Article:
Could vesicles act as moles or spies, affecting the immune response by tricking the immune system, the team wondered?
To find out, Dr. Maus grew three melanoma cell lines. The team collected the vesicles from the tumors and looked at both the cargo and how the vesicles affected the immune first responders called dendritic cells.
“I found that the vesicles from the melanoma tumors were shutting down development of the dendritic cells,” she says, but they didn’t know exactly how. To figure that out, Dr. Maus broke open the vesicles from the tumors. She identified 21 proteins that were shared among all three tumor lines. But when she looked to see if the proteins had known effects on dendritic cells, the results were mixed. You can read the full results in Frontiers in Immunology.
The cargo did not seem to have a clear, singular purpose. It may be, Dr. Maus explains, that just one of the tools (proteins) or instructions (DNA/RNA) sent might drown out the changes in activity from the other items. But the researchers still don’t know for sure.
Melanoma signaling may be even sneakier than that.
When it comes to communication, cancer cells may not be using a cloaking device, but instead may be deep cover agents, hiding among normal cells and recruiting others to send soothing signals to the immune system.
“The melanoma cells at the site of the primary tumor are interacting with all sorts of other cells at that site,” explains Dr. Maus. “So it might not be that the melanoma cell is secreting the factor that’s going to the lymph node, but instead the melanoma cells might be talking to their neighbors that are still normal cells and causing them to secrete a factor that changes the microenvironment.”
That level of complexity might be what keeps the immune system in the dark about the tumor, says Dr. Maus.
“If the melanoma cell sent a signal to the lymph nodes, and it shouted that it was a tumor, the immune cells would kill it,” she says. “So the tumor has to be more discreet. It has to slowly shut down the lymph node to where it can no longer react. And that’s when the tumor cell can come in and set up camp.”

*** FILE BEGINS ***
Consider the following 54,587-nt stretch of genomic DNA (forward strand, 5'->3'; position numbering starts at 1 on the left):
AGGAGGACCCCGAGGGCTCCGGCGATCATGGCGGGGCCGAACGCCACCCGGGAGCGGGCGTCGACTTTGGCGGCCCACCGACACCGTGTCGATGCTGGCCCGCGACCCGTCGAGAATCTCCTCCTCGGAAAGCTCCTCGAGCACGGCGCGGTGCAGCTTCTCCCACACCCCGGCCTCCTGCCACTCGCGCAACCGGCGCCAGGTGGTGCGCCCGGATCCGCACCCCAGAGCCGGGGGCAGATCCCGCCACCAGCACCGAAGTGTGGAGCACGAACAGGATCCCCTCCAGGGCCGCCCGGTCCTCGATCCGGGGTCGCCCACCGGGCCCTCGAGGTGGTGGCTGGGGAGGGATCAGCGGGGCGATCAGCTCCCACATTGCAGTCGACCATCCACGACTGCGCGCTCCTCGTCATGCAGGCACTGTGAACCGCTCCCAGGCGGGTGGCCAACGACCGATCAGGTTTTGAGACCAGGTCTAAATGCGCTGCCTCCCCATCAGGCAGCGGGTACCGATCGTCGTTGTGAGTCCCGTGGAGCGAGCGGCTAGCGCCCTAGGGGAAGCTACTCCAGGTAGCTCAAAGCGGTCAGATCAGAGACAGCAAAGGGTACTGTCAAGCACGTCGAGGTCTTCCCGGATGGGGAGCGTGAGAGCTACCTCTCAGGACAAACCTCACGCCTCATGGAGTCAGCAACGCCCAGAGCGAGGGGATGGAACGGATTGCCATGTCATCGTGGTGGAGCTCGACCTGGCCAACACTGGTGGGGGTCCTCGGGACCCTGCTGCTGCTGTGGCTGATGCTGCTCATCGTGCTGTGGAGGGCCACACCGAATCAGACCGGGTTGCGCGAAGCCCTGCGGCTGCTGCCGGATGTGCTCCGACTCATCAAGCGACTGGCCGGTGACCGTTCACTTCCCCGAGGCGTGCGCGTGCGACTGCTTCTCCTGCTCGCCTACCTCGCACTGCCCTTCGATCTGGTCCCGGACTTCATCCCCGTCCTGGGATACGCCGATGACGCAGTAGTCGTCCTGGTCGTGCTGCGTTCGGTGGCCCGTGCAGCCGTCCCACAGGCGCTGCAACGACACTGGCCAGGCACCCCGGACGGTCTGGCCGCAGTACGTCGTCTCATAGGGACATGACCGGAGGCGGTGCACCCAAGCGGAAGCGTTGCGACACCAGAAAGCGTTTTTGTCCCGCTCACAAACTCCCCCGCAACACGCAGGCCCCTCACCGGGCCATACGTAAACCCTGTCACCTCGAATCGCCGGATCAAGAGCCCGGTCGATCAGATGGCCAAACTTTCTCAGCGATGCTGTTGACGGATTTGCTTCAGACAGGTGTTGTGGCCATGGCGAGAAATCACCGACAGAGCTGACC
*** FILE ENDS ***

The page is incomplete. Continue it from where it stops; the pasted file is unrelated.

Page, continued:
And that, Dr. Maus explains, is what they are trying to find for patients: a biological signature in the lymph node that pathologists can screen for at the time of biopsy.
Your Mission should you choose to accept it
“Right now, the biopsy is relatively simplistic: Is there a tumor cell in the lymph node or not,” she explains. But cancer isn’t that binary. People whose biopsy comes back positive for a cancer cell in the lymph node may go on to be cancer-free forever, while someone else with a negative biopsy can develop metastatic disease two years later.
“So our next step was to try and clarify that transition, and find more clues about what’s happening in the lymph nodes,” says Dr. Maus.
To do that, the team needed to collect not just the lymph node, but also the lymph channel and, by extension, the fluid within it that drains into that node.
It’s no small feat. Lymph channels are, by definition, leaky ─ not to mention microscopic. But to be a melanoma researcher is to be hopeful for the future, and the team was undeterred.
“We were fortunate to find something that we did not expect, fortunate to have a young scientist who came up with a brilliant concept and fortunate to have the tools to test this. And we said, you know, we are in a unique position to address a very critical problem,” says Dr. Markovic.
So they did what many researchers at Mayo do: reach out for help.
“Some people here say the most useful part of Mayo is the phone,” quips Dr. Markovic. “We had a colleague that we saw every day, and I kind of cornered him at one point and asked him, ‘What you think about this idea?'”